Official language in
|Regulated by||Lenstiti Kreol|
Location of Seychelles where the creole is spoken
Seychellois Creole , also known as kreol, is the French-based creole language of the Seychelles. It shares official language status with English and French (in contrast to Mauritian and Réunion Creole, which lack official status in Mauritius and France).
Since its independence in 1976, the government of the Seychelles has sought to develop the language, with its own orthography and codified grammar, establishing Lenstiti Kreol (the Creole Institute) for this purpose.
In several Seychellois Creole words derived from French, the French definite article (le, la and les) has become part of the word; for example, 'future' is lavenir (French l'avenir). The possessive is the same as the pronoun, so that 'our future' is nou lavenir. Similarly in the plural, les Îles Éloignées Seychelles in French ('the Outer Seychelles Islands') has become Zil Elwanyen Sesel in Creole. Note the z in Zil, as, in French, les Îles is pronounced /le.z?il/.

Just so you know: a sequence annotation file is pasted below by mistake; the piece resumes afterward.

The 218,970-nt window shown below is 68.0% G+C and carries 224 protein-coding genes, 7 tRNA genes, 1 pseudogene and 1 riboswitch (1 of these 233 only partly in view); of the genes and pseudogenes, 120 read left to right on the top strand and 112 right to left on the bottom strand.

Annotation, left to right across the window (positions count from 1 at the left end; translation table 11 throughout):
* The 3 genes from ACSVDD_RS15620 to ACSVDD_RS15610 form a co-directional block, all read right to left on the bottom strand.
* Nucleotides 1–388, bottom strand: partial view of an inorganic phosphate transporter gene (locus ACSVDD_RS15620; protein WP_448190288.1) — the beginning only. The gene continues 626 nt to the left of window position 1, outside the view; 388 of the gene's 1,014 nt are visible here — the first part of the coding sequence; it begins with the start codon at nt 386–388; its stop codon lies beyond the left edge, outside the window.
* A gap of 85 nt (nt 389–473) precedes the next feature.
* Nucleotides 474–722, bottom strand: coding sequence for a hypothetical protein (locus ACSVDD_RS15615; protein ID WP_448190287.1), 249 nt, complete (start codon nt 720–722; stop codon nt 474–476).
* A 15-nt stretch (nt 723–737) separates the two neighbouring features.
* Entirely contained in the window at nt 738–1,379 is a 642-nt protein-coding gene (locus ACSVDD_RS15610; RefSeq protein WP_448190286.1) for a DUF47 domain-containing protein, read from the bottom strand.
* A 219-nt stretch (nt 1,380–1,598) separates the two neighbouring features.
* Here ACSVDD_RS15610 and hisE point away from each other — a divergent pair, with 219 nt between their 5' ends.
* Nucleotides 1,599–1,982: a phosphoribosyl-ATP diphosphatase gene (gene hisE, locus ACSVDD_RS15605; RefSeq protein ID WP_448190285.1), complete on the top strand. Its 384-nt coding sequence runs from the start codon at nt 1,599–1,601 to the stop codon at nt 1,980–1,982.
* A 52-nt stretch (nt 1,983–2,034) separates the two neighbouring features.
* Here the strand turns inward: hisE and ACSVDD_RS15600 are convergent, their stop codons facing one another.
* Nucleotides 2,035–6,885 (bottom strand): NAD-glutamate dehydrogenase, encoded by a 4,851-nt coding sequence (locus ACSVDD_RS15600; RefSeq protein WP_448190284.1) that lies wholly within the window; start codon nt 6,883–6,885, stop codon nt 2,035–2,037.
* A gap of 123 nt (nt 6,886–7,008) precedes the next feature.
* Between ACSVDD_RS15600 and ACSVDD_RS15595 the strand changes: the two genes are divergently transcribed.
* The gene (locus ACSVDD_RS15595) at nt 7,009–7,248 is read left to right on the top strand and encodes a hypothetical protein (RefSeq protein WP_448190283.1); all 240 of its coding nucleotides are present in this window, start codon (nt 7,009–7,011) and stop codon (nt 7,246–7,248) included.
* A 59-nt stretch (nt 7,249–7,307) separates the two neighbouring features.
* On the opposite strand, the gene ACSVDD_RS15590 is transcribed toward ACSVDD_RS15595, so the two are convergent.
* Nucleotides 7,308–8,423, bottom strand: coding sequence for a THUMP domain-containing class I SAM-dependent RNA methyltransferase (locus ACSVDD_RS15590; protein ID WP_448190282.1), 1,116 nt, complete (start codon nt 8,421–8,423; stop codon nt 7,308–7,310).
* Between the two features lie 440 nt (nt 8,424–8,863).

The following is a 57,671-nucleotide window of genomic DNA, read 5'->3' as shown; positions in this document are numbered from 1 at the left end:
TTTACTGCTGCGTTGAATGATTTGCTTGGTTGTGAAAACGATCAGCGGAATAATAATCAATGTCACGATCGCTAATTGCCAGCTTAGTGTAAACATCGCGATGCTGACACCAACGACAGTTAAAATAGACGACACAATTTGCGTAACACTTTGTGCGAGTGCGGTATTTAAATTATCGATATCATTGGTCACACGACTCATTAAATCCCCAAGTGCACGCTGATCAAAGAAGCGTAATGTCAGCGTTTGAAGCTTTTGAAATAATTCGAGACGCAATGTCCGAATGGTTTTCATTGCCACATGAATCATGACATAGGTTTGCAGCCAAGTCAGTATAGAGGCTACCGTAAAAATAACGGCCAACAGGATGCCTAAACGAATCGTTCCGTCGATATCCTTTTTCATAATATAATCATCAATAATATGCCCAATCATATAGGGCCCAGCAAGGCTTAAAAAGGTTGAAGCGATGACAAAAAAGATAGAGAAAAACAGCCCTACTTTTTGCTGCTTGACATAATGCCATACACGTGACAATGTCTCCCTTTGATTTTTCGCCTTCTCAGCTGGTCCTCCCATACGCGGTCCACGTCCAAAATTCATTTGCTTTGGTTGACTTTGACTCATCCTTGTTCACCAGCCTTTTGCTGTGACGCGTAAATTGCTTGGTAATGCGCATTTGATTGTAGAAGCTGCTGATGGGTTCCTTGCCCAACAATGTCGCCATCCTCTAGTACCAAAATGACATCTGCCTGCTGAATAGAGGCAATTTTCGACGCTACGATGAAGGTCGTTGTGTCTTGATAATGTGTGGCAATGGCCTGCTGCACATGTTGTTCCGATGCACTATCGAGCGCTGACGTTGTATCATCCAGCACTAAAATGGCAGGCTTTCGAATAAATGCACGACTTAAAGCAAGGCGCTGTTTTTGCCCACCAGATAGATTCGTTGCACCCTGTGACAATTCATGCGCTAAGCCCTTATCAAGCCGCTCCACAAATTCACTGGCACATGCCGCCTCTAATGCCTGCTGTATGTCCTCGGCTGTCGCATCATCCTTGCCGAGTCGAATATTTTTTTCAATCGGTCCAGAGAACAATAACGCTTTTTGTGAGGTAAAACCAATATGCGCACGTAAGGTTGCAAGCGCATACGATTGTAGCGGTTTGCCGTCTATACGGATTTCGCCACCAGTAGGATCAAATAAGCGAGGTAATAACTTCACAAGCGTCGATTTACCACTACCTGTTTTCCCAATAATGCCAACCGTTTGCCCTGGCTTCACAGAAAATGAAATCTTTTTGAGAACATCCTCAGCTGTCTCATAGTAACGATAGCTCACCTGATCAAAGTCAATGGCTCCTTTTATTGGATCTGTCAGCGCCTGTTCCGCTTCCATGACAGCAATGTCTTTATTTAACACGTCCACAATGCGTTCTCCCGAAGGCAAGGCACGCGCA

49 fables of La Fontaine were adapted to the dialect around 1900 by Rodolphine Young (1860-1932) but these remained unpublished until 1983.
While Seychellois laws are written in English, the working language of the National Assembly is Creole and the verbatim record of its meetings provides an extensive corpus for its contemporary use in a formal setting.
(See also Koste Seselwa, the national anthem.)